vObj.displayData("var", "args", "are", "passed");
  //three args
  vObj.displayData("Three", "args", "passed");
  // no-arg
  vObj.displayData();
 }
}

Output

Number of arguments passed 4
var 
args 
are 
passed 
Number of arguments passed 3
Three 
args 
passed 
Number of arguments passed 0

In the example program displayData() method is called with different number of argument, first call with four arguments, then three arguments and then with zero arguments. All these calls are handled by the same method which takes varargs.

How does Java varargs work

When a method with variable number of arguments is called, Java compiler matches the argument from left to right, if there are any "normal" parameter then those are passed as it is, when the varargs parameter (which has to be the last parameter) is reached the remaining parameters are stored in an array which is referred by the name given to varargs and data type of the array is same as the data type of the varargs field.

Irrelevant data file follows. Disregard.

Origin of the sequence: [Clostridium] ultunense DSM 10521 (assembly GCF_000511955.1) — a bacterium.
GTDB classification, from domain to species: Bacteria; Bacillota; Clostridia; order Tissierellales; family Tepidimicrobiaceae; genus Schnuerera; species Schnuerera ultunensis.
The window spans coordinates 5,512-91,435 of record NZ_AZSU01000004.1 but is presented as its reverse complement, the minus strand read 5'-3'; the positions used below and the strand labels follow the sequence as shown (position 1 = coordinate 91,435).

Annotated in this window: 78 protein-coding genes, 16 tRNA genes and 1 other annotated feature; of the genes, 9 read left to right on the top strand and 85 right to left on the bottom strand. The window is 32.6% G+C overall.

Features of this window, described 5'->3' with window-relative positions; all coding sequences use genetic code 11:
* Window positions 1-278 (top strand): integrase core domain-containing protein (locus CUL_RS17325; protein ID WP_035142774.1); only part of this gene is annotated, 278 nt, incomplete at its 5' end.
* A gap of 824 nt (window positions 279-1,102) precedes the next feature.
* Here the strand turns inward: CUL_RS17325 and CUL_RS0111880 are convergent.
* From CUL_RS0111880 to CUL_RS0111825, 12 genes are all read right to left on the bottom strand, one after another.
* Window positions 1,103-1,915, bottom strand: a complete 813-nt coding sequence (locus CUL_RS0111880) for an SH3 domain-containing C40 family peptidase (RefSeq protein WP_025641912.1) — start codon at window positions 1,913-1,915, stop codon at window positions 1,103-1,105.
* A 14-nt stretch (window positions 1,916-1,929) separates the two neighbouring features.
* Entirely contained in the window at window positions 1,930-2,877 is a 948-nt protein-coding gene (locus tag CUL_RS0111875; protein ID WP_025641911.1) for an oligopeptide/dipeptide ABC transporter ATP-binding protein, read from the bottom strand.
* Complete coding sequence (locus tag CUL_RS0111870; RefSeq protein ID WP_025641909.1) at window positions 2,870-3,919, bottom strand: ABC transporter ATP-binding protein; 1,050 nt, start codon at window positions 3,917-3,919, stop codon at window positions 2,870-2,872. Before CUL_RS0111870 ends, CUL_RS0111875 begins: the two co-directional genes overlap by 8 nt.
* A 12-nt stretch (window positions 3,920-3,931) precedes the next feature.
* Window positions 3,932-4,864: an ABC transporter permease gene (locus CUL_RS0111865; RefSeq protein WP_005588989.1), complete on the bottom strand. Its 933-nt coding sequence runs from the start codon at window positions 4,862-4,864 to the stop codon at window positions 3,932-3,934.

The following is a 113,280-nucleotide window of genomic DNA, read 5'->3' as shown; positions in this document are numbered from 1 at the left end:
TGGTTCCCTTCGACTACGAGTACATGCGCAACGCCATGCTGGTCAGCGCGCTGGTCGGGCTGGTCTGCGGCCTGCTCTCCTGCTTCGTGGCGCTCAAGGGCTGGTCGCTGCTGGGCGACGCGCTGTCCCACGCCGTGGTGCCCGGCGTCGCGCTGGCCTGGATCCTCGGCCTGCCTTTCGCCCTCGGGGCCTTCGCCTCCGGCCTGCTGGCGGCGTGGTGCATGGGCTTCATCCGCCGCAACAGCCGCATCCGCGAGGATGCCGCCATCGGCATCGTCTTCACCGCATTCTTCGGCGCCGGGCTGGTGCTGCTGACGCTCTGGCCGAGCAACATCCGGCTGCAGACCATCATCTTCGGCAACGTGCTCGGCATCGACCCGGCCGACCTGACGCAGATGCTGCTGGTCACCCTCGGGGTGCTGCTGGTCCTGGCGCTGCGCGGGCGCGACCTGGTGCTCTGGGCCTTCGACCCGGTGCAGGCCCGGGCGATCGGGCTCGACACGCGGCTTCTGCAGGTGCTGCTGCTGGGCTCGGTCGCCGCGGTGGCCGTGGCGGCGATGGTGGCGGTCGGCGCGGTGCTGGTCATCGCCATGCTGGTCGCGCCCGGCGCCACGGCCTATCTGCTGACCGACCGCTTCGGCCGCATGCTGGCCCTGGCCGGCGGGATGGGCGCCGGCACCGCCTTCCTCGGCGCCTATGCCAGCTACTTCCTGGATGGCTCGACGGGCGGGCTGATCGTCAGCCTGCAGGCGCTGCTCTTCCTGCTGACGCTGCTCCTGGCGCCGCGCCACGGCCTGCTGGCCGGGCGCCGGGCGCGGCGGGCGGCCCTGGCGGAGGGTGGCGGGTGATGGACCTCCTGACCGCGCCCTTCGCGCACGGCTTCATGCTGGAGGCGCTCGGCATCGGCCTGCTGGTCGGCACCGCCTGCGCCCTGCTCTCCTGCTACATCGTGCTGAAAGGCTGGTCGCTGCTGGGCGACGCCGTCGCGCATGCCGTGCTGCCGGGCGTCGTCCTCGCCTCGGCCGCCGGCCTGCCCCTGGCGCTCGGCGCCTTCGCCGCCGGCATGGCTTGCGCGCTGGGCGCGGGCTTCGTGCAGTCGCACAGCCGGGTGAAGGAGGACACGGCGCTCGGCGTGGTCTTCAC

From the above example you can see that length is used to find the number of arguments passed to the method. It is possible because arguments to the varargs are implicitly passed as an array.

Restriction with varargs in Java

  1. It is possible to have other parameters with varargs parameter in a method, however in that case, varargs parameter must be the last parameter declared by the method.
    void displayValues(int a, int b, int … values) // OK
    void displayValues(int a, int b, int … values, int c) // compiler error
    
  2. Another restriction with varargs is that there must be only one varargs parameter.
    void displayValues(int a, int b, int … values, int … moreValues) // Compiler error
     

Overloading varargs Methods in Java

It is possible to overload a method that takes varargs parameter though it may lead to ambiguity.